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Submission + - How Many Rejections Will It Take to Kill 1-Click?

theodp writes: "Last week, a USPTO Examiner issued another 'Final Rejection' for Amazon CEO Jeff Bezos' 1-Click patent. So will Amazon finally suck it up and be a gracious loser? Don't bet on it. The e-tailer just dumped thousands more pages of documents — including 600+ pages of CORBA specifications and a 495-page CompuServe text — on the poor USPTO Examiners that got stuck with the 3.5+ year-old 1-Click patent reexamination, requesting a full review of them. Let's hope Amazon at least had the decency to submit the documents on one of their carry-your-library-in-10.2-ounces Kindles. After all, didn't 'patent-reformer' Amazon say they're all about making life easier for the overworked USPTO? BTW, when IBM sued Amazon for allegedly ripping off its IP ('Much, if not all, of Amazon's business is built on top of this property,' quipped IBM), new USPTO chief David Kappos was in charge of Big Blue's patent portfolio. Not sure if that's good news or bad — let's hope it's not out of the Amazon frying pan and into the IBM fire!"

Getting Paid To Abandon an Open Source Project? 654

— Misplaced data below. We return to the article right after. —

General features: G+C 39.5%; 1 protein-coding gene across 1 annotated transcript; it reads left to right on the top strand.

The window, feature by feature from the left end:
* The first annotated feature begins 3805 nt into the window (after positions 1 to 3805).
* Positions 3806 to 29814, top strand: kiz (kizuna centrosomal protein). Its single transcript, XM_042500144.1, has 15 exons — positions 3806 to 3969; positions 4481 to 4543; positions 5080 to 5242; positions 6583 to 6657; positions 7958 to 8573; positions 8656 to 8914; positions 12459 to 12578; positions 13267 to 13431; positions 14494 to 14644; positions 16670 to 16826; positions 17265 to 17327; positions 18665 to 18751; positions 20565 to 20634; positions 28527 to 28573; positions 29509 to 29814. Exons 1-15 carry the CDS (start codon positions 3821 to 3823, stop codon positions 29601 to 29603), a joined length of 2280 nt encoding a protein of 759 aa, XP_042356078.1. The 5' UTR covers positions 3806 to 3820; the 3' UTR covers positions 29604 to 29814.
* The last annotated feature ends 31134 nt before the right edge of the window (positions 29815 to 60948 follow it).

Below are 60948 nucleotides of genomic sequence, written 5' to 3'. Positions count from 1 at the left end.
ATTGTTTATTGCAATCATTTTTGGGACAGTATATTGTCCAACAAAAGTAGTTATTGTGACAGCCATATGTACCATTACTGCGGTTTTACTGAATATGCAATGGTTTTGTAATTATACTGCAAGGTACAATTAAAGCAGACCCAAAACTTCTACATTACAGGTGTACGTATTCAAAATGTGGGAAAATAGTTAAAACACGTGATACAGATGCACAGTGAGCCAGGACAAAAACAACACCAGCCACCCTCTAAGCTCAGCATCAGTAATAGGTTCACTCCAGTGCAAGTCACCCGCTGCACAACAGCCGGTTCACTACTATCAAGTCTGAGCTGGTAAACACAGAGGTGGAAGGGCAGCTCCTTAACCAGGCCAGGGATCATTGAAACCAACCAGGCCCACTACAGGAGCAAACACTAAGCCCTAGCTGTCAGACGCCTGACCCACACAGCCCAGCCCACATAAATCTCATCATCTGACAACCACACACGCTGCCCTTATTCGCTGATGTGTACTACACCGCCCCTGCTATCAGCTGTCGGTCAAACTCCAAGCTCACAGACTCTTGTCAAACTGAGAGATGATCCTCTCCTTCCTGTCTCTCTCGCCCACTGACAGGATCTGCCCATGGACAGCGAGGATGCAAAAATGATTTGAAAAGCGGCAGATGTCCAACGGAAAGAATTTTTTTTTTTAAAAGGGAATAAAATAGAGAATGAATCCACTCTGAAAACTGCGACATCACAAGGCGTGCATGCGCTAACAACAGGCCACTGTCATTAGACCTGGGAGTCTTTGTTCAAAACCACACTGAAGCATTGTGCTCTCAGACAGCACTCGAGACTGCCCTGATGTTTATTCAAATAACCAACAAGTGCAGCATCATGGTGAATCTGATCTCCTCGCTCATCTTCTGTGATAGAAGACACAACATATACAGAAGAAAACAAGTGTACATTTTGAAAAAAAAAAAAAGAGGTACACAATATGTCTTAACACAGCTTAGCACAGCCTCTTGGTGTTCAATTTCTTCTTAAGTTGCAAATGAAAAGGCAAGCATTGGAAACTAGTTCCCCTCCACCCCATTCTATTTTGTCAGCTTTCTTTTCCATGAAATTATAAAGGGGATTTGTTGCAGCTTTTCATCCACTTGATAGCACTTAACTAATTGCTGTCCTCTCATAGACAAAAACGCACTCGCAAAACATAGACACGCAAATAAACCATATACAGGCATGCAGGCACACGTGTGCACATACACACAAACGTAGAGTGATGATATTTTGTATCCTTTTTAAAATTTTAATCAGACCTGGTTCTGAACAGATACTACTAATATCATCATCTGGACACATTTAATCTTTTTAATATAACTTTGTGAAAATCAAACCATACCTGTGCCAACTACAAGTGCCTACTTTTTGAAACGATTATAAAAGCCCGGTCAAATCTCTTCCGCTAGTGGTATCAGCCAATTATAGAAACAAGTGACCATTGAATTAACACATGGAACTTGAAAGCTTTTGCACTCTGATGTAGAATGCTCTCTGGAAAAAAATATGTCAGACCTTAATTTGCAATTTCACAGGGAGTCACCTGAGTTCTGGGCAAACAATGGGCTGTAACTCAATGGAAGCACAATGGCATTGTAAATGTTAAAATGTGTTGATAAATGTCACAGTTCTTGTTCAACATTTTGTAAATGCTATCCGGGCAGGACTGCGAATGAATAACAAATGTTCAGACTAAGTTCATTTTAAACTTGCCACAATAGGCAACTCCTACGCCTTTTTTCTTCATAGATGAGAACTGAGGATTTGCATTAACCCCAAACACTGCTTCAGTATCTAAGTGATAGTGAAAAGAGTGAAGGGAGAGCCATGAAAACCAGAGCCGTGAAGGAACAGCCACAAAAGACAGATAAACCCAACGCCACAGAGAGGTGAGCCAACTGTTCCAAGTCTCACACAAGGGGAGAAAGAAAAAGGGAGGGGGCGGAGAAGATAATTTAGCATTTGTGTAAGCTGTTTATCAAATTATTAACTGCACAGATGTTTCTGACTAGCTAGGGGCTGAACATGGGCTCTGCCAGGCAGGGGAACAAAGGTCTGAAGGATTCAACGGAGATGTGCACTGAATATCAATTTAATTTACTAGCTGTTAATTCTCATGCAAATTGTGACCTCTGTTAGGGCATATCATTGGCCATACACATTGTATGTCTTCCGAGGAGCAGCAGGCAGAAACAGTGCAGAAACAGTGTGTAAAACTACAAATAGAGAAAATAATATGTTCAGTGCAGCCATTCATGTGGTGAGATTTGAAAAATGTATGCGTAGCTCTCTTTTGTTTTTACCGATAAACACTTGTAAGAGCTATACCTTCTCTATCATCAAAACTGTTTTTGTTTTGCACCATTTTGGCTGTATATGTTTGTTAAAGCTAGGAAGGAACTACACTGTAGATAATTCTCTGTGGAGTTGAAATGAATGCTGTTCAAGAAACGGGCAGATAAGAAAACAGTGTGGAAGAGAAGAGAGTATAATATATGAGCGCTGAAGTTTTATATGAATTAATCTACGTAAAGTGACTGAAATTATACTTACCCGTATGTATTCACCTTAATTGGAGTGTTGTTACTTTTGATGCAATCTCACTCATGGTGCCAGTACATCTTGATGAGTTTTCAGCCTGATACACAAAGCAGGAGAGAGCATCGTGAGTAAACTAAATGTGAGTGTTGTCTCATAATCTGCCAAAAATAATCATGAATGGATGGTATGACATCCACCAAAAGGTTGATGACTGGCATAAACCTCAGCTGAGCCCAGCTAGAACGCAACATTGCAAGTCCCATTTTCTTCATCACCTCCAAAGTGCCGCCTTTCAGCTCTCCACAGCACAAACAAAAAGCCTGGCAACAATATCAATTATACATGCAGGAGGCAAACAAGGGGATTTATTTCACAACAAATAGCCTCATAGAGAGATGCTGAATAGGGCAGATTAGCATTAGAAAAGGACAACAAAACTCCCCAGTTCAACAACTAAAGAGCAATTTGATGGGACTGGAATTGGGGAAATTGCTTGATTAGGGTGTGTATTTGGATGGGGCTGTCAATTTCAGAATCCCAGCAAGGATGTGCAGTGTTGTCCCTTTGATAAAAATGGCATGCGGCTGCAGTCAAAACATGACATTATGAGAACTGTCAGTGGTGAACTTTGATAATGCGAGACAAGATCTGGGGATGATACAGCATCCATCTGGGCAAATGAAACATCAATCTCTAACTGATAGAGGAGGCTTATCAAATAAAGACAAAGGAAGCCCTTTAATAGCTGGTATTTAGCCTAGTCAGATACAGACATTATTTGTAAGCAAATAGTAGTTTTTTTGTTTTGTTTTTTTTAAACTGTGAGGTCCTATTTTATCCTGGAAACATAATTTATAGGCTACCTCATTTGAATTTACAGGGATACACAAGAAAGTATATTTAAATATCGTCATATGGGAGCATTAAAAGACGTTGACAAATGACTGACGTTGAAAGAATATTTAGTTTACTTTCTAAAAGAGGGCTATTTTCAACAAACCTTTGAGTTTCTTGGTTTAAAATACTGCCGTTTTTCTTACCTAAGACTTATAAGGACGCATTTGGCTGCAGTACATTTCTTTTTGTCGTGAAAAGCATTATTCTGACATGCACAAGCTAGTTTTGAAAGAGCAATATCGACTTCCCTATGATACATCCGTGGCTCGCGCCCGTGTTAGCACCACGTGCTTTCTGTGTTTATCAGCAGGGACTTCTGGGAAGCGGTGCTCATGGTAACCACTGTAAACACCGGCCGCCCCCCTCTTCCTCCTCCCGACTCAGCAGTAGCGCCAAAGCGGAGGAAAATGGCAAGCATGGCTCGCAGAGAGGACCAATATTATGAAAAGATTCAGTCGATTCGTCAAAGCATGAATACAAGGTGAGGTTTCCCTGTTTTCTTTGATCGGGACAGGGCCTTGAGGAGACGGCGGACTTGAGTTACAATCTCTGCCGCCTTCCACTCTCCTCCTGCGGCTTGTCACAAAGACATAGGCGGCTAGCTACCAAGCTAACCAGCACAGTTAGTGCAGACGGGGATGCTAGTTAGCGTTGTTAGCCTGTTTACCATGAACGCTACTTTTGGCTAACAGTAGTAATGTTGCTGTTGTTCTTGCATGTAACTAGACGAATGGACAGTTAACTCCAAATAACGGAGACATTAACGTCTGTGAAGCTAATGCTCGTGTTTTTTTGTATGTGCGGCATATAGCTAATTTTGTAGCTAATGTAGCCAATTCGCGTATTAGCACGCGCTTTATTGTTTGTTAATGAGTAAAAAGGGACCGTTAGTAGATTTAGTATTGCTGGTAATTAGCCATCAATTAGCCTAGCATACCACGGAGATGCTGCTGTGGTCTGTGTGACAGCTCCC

darkeye writes "I'm facing a difficult dilemma and looking for opinions. I've been contributing heavily to an open source project, making considerable changes to code organization and quality, but the work is unfinished at the moment. Now, a company is approaching me to continue my changes. They want to keep the improvements to themselves, which is possible since the project is published under the BSD license. That's fair, as they have all the rights to the work they pay for in full. However, they also want me to sign a non-competition clause, which would bar me from ever working on and publishing results for the original open source project itself, even if done separately, in my free time. How would you approach such a decision? On one side, they'd provide resources to work on an interesting project. On the other, it would make me an outcast in the project's community. Moreover, they would take ownership of not just what they paid for, but also my changes leading up to this moment, and I wouldn't be able to continue on my original codebase in an open source manner if I sign their contract."

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